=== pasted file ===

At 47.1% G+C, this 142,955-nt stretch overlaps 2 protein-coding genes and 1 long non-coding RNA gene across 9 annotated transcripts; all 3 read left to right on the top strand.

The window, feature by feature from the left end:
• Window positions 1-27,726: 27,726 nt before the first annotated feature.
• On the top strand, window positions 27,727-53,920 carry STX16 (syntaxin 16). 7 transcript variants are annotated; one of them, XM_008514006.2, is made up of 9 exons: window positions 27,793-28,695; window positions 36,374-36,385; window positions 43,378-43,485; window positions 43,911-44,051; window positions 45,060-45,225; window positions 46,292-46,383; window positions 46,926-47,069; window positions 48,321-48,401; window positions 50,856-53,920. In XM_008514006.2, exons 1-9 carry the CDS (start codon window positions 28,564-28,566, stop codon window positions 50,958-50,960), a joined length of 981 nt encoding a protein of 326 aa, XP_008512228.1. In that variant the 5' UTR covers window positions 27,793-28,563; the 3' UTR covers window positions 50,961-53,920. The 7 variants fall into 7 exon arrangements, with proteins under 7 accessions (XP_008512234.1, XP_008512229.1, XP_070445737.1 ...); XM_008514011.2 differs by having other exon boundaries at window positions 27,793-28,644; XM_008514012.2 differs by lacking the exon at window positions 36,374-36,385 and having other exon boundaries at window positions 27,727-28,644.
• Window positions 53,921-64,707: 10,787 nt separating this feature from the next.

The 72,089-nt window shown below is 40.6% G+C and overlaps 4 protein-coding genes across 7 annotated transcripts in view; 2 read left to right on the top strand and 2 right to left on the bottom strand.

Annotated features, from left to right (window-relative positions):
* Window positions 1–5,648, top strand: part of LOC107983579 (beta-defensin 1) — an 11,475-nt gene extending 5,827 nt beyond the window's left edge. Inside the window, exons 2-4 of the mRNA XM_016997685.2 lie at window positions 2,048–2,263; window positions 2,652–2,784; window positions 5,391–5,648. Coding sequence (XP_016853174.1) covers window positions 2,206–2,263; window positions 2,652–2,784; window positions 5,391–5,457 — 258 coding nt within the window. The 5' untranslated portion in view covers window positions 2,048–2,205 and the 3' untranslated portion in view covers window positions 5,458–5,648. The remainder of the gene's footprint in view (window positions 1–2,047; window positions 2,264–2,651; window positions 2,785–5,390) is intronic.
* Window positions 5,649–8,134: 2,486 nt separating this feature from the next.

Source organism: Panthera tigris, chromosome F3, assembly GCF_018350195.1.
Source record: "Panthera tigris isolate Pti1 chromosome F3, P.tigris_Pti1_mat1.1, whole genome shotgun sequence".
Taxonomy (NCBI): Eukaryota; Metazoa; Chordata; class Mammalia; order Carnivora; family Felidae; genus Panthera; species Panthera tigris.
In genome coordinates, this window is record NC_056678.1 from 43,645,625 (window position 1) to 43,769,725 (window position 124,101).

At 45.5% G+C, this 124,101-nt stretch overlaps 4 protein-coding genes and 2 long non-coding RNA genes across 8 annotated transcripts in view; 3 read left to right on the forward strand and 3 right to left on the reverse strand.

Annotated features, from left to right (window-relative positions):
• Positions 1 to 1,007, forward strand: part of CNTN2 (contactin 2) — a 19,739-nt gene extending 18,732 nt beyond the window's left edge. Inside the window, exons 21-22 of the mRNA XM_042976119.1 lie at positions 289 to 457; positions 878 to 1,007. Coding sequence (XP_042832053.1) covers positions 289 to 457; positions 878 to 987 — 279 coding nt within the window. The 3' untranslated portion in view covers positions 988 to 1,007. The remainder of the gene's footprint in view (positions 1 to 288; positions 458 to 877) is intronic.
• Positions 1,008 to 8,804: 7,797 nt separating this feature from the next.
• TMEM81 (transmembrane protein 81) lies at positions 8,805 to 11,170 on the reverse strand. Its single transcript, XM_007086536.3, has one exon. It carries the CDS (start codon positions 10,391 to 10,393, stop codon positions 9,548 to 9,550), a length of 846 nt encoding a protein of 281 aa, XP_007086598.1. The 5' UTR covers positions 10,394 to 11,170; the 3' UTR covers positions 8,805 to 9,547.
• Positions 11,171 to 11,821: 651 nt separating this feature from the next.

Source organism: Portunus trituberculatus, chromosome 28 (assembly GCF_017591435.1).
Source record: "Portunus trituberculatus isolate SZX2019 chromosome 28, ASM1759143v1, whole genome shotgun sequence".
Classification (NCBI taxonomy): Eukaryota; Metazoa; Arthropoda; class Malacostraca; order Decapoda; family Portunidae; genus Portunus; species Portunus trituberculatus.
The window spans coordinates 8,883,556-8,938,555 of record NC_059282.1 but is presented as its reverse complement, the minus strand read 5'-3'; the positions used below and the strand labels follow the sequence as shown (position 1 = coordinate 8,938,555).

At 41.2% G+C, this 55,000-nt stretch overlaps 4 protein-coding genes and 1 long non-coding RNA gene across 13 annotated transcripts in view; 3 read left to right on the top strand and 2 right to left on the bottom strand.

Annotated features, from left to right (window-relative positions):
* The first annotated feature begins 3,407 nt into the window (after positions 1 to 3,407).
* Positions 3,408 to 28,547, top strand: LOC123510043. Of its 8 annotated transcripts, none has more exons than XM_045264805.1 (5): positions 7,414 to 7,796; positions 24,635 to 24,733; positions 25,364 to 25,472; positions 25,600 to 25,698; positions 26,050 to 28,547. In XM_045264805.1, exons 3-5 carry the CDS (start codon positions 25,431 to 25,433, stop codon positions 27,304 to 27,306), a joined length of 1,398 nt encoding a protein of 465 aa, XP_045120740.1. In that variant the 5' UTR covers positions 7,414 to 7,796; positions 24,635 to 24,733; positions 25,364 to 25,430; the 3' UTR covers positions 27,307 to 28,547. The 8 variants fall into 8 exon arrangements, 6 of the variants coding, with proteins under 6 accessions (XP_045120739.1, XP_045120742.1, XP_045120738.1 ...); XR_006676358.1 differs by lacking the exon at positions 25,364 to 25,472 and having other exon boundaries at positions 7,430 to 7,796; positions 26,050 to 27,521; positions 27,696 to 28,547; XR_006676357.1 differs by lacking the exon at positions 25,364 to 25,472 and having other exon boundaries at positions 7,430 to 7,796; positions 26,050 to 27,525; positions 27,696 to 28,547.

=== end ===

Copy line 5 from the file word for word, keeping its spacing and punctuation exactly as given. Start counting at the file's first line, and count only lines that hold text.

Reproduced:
• Window positions 53,921-64,707: 10,787 nt separating this feature from the next.